There's something really wrong with that picture because the intuitive response from the market by Germany's request of the Fed should have been a quickly rising price of gold.  But as you we all know, the Fed defaulted on the request - for all intents and purposes - and that's when the massive drain of gold from GLD commenced. 

The truth is that my original hunch was correct.  100% correct.  The gold in the GLD trust is being used to satisfy the enormous physical delivery demands from China and the other big gold buying countries because the western Central Banks have run out of gold to deliver.  That is an unmistakable fact. Reports and data ad nauseum have been published in the last six months describing and verifying the voluminous, unprecedented amount of gold bars that have been moved - literally physical transferred - from the Comex in NY and  the LBMA and Bank of England vaults in London to Switzerland and then on to Hong Kong, where it flows to its ultimate destinations in China.  Anyone who would deny that this is the case has a blatant and catastrophic disregard for the truth as supported by provable facts.

So the question is, how much longer can the depletion of gold from GLD continue before this scheme falls apart?  Let me first say that it is likely that the U.S Government's "Waterloo" in this situation will be the gross miscalculation - when GLD was originally devised - of the growth and size of China's appetite for physical gold for which actual physical delivery is demanded.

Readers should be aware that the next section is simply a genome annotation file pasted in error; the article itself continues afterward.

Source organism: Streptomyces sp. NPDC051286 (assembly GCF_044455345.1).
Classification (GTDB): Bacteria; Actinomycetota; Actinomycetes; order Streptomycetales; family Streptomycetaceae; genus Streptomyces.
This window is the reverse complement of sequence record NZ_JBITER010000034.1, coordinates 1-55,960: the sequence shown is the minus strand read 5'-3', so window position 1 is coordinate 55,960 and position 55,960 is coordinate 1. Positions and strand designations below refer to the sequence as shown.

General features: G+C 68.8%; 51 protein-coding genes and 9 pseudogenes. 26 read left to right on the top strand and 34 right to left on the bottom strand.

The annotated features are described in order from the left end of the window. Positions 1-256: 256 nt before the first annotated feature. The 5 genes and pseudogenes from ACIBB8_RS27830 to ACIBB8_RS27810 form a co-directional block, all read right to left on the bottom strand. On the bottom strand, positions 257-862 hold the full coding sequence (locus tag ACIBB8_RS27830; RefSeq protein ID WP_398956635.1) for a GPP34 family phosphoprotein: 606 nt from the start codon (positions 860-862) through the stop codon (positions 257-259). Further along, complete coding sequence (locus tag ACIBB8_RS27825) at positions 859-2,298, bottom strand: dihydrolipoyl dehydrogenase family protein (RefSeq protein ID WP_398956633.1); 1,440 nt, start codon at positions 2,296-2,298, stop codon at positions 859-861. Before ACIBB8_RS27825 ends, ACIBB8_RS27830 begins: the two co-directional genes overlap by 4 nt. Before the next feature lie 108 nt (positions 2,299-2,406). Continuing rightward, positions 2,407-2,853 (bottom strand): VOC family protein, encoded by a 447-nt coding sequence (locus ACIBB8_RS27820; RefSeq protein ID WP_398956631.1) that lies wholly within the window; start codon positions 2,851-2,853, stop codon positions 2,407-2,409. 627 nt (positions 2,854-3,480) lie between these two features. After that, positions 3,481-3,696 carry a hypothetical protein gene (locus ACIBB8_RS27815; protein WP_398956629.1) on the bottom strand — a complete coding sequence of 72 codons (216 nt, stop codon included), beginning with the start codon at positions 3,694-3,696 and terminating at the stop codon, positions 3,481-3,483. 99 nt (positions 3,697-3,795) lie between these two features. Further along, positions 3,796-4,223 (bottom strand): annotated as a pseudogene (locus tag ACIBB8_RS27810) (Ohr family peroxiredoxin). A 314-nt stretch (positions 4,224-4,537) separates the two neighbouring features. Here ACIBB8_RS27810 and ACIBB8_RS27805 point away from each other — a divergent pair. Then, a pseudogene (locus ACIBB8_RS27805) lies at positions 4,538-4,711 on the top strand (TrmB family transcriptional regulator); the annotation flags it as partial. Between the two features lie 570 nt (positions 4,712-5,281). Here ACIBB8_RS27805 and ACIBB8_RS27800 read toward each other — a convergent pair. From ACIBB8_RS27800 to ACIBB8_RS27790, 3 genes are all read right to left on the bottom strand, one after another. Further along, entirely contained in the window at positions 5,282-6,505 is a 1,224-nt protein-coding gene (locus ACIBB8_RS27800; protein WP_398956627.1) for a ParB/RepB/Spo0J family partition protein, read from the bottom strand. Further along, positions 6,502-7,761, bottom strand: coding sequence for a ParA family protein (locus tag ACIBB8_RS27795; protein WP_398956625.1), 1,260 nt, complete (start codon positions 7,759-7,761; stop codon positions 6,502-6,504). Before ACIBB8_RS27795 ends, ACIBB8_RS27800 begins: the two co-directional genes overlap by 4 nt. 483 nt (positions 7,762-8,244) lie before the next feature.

With that in mind, my best guess is that if the gold in GLD were to be depleted by another 35% from here, the largest remaining shareholders of GLD would likely start exercising their legally ambiguous "right" to convert their shares into physical gold and have that gold delivered out of JPM's custodial vault and into their possession.

Think about the Hobson's Choice faced by the sponsor, trustee and custodian of GLD:  if they don't honor shareholder conversion requests to convert and deliver gold, it will send the "default" signal to the world that indeed GLD is a fraud, that GATA has been right along.  The price of gold will literally go straight up, "bid without"  - meaning huge bids will appear at much higher levels and there won't be any offers.  The other side of this "choice" is that it is likely that the physical gold - at that point in time - to honor such requests is actually not available in HSBC's vault to be delivered and the trustee will attempt to settle in cash.  Gold goes bid without.

At this point there's really no telling just how much longer GLD can be drained of gold before the western Central Bank/BIS fiat paper gold system inevitably collapses, but with each passing day of increasing awareness and understanding of what is happening with the world's physical gold vs.the derivative paper claims on that gold, and with each additional day the LMBA GOFO rate is negative, the time to collapse is quickly shrinking.  I do believe that, in what ironically was devised as a "fool-proof" tool manufactured to allow the west to "manage" the physical gold vs. paper problem for a long time, will likely be the Icarus wings of the U.S. Government's fiat money scheme.